There’s a long and important history behind Arizona’s enthusiasm for water supply augmentation. The short arm-wave version is Arizona’s belief that part of the Central Arizona Project’s grand bargain was that the Superhot State would accept a junior priority for its CAP water in return for a commitment to water supply augmentation at some unspecified future time, and in some unspecified way. Arizonans feel like it’s a promise unfulfilled. (Consider the arm-wave a placeholder, I really need to flesh out the story and do some more reading to make sure the arm-wave is correct.)
I say this as preface to this interesting Arizona Republic interview with Pam Pickard, president of the CAP board:
Pickard: We are also working with other water users to augment the flow of the river, such as by cloud seeding to enhance snowpack.
Republic: Will it take a big project, like desalinating Gulf of California water, or lots of smaller measures?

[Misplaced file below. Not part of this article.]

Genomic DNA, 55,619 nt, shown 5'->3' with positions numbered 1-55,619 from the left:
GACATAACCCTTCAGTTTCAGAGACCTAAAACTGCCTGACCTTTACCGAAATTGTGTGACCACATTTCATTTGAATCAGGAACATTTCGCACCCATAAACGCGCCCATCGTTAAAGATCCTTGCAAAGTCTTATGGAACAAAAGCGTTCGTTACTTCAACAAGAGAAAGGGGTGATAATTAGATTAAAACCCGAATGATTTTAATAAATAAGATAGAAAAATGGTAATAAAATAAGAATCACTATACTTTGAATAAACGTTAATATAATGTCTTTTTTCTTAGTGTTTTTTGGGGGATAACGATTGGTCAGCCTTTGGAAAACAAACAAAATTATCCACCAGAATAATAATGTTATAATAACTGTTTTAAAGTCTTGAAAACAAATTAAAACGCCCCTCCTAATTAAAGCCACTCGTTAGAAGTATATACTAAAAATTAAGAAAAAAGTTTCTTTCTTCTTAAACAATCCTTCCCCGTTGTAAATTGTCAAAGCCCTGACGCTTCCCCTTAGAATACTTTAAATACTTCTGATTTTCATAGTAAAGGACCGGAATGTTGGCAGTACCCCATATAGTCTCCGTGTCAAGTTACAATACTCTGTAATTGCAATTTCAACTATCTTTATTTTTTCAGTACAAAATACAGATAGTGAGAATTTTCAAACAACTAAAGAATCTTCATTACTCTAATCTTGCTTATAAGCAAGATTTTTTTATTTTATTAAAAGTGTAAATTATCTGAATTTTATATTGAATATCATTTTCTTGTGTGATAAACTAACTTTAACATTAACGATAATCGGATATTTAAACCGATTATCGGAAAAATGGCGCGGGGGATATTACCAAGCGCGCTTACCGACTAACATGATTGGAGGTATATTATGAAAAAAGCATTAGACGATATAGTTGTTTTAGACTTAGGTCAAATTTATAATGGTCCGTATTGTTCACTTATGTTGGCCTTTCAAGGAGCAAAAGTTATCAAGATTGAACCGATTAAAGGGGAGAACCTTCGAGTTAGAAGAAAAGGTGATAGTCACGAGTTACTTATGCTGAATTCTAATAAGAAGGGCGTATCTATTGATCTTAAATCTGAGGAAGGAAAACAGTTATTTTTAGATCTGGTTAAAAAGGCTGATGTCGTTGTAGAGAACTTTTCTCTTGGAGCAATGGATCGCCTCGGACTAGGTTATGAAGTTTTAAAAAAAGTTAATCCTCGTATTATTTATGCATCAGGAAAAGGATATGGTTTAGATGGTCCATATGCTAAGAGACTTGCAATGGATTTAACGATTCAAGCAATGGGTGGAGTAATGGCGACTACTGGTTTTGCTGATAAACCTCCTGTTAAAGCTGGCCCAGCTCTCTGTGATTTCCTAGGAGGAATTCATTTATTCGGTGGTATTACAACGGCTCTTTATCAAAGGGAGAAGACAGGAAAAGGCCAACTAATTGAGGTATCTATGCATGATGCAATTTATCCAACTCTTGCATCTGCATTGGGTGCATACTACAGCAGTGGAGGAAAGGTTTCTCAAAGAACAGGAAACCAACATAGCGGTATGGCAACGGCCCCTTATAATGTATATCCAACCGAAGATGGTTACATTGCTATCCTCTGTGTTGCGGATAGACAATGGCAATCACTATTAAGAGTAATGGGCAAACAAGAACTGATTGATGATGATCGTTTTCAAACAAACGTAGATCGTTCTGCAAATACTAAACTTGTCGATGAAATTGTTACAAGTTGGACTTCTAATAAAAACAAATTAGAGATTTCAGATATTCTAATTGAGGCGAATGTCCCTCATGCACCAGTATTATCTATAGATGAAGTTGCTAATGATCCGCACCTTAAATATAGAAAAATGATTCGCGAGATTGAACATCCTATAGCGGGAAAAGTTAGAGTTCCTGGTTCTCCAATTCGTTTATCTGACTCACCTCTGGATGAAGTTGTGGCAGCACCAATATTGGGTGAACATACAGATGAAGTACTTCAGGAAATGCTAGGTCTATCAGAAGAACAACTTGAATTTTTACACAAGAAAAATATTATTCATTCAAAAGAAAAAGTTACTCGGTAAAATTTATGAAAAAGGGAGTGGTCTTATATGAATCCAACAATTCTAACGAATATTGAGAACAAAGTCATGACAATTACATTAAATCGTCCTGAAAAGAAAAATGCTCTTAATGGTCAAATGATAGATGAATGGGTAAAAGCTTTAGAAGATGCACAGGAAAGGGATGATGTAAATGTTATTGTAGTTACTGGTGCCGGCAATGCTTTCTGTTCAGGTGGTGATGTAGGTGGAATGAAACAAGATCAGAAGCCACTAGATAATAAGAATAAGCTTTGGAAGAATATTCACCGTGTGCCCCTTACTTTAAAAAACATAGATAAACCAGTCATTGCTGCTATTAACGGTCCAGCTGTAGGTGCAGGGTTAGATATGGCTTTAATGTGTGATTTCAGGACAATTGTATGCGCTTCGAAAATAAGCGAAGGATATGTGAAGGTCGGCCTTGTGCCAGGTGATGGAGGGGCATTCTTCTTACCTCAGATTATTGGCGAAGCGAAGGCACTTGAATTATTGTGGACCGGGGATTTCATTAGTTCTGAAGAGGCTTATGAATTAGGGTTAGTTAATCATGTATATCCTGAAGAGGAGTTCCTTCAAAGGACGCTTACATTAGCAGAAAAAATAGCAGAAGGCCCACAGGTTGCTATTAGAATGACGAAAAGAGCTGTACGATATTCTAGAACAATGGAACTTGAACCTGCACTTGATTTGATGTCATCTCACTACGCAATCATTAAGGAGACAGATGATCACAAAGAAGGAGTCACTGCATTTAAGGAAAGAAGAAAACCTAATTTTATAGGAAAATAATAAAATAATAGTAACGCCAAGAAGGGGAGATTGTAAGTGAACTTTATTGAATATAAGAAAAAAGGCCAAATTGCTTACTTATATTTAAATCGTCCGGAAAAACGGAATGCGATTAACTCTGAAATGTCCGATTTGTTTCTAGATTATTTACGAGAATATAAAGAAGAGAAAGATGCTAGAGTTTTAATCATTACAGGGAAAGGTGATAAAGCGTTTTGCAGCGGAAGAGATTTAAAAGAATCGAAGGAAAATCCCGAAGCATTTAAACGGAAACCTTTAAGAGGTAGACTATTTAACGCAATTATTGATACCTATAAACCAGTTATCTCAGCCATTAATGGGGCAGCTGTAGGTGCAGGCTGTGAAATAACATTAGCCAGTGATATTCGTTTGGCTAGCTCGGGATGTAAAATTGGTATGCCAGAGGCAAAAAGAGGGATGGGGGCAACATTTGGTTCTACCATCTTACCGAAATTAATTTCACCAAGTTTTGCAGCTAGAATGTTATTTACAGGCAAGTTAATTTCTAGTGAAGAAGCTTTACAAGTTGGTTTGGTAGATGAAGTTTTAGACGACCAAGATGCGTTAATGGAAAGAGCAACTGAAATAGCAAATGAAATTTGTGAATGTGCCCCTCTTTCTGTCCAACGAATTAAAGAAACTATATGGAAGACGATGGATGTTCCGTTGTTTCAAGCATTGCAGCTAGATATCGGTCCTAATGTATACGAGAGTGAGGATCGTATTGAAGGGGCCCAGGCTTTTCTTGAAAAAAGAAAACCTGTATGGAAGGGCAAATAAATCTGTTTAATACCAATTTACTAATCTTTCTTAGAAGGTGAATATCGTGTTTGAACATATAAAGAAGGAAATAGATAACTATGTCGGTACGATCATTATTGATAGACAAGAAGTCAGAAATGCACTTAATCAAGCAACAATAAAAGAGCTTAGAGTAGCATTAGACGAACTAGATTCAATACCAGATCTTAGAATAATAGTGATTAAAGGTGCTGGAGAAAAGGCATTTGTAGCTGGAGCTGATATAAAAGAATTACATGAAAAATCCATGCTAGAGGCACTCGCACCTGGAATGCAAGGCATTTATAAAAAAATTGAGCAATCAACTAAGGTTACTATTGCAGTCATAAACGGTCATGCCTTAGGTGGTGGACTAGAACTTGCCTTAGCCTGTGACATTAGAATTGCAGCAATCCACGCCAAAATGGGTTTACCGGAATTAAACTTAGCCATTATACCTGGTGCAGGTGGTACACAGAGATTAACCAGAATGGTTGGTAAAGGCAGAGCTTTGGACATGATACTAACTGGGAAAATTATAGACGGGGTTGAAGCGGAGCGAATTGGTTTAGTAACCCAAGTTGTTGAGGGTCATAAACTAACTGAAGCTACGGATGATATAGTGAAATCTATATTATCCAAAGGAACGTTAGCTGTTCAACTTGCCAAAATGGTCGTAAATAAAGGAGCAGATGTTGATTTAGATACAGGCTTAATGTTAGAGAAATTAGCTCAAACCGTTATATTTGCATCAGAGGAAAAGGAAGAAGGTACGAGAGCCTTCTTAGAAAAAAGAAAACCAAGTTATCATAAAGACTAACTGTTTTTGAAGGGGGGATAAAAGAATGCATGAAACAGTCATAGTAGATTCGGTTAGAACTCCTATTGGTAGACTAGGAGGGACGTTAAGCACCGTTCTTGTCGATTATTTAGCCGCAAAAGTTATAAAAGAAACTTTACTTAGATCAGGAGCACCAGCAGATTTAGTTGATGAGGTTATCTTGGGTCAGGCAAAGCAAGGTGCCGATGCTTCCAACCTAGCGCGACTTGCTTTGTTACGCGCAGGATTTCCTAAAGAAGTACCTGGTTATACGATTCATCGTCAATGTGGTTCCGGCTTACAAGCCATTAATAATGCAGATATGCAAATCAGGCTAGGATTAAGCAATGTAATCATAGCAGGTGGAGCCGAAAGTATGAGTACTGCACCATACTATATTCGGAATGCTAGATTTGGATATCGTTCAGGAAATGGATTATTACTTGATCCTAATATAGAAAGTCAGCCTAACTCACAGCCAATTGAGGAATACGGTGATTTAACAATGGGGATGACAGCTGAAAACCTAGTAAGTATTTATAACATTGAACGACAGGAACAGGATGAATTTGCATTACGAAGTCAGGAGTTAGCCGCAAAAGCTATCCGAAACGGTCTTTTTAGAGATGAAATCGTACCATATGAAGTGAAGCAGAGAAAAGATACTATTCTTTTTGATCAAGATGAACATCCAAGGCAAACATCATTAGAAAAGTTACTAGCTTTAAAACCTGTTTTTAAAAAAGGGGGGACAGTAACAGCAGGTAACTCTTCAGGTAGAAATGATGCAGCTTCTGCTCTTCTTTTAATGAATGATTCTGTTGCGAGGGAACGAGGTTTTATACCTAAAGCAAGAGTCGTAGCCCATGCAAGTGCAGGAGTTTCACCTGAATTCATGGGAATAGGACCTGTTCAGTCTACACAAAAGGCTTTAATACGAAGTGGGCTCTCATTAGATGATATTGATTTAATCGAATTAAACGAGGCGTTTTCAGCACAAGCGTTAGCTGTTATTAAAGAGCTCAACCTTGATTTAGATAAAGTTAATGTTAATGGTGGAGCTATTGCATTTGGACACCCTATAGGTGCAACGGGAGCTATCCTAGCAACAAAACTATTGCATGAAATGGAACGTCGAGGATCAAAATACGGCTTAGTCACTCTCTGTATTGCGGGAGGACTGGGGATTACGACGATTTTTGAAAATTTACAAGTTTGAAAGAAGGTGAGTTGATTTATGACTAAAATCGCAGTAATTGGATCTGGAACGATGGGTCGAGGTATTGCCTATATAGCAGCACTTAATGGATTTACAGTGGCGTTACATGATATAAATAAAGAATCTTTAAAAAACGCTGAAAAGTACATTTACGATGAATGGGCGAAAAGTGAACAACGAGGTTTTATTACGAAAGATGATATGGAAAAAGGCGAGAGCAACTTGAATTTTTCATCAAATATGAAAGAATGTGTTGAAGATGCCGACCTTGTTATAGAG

Pickard: Ultimately, both. Large-scale projects, like ocean desalination or importing water from another basin, will likely be needed down the road to meet the demands of projected growth.
But projects like that will take time. That’s why CAP has pushed so hard for the past decade or more to get the Yuma Desalting Plant back into operation, which would save about 100,000 acre-feet every year. We are also supporting tamarisk (salt cedar) removal and other augmentation strategies.